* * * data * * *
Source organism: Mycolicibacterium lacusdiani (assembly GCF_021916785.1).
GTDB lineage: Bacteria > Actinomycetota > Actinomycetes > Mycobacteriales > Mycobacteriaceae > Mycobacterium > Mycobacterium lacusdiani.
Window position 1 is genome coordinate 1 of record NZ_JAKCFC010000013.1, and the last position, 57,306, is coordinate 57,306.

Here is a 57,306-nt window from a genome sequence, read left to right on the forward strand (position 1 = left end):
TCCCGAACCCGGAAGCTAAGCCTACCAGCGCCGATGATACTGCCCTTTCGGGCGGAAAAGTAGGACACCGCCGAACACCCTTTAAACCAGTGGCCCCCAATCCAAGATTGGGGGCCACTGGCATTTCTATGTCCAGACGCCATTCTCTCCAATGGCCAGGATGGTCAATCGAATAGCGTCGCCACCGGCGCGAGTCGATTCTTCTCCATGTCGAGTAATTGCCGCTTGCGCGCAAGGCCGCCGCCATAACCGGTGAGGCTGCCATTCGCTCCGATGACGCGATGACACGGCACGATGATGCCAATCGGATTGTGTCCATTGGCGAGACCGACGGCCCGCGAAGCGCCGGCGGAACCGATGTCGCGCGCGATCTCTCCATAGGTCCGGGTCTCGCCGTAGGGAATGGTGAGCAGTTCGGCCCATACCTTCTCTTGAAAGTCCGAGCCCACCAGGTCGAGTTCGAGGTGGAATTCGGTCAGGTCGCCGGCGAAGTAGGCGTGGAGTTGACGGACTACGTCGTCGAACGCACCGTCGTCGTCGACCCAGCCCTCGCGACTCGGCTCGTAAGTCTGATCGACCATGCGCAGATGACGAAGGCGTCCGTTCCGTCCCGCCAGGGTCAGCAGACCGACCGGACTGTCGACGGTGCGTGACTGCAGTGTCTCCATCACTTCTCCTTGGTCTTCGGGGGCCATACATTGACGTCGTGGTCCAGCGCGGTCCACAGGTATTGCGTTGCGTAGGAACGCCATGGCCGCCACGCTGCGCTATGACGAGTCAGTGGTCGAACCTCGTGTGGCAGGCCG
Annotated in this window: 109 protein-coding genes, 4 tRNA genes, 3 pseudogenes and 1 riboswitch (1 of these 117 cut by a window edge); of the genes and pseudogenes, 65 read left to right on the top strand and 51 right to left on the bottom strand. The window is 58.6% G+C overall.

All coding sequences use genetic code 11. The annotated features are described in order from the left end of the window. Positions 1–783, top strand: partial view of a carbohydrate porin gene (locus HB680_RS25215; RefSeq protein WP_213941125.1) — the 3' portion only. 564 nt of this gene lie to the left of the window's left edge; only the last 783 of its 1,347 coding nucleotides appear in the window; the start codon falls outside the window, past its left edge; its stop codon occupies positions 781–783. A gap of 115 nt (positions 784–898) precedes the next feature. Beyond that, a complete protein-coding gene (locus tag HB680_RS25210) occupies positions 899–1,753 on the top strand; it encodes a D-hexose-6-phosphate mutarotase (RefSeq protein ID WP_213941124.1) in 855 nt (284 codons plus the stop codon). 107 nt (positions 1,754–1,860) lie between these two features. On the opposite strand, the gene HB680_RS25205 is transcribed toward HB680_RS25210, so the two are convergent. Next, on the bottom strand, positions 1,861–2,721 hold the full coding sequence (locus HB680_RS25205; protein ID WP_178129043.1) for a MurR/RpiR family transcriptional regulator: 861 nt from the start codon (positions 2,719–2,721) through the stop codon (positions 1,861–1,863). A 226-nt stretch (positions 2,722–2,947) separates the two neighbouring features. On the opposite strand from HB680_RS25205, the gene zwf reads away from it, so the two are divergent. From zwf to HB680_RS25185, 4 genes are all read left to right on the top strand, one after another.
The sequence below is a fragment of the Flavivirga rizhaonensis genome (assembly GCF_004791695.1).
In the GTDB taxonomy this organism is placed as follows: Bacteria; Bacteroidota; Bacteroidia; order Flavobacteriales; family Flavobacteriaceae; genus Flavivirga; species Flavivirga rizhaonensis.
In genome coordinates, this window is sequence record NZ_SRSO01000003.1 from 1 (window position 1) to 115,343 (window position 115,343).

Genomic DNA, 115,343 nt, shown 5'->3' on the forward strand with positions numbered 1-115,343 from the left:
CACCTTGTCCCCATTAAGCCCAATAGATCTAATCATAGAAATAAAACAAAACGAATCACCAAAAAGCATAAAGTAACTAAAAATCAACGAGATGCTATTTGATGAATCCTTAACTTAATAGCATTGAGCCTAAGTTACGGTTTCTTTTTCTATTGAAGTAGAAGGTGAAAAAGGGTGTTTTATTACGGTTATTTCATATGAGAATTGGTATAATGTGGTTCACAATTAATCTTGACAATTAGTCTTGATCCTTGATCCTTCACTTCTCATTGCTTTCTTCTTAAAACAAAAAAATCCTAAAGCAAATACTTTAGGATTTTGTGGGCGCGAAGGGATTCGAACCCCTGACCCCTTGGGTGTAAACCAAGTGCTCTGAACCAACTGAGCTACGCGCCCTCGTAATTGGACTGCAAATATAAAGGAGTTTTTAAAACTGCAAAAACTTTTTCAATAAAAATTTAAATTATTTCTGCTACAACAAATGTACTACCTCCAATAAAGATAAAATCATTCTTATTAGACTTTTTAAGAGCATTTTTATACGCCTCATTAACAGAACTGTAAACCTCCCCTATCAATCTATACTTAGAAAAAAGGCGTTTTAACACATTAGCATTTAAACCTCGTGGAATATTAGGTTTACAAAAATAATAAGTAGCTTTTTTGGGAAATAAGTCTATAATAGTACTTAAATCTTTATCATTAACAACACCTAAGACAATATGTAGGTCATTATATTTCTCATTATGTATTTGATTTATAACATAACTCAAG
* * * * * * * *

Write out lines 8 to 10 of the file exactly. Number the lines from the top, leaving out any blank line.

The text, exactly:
The sequence below is a fragment of the Flavivirga rizhaonensis genome (assembly GCF_004791695.1).
In the GTDB taxonomy this organism is placed as follows: Bacteria; Bacteroidota; Bacteroidia; order Flavobacteriales; family Flavobacteriaceae; genus Flavivirga; species Flavivirga rizhaonensis.
In genome coordinates, this window is sequence record NZ_SRSO01000003.1 from 1 (window position 1) to 115,343 (window position 115,343).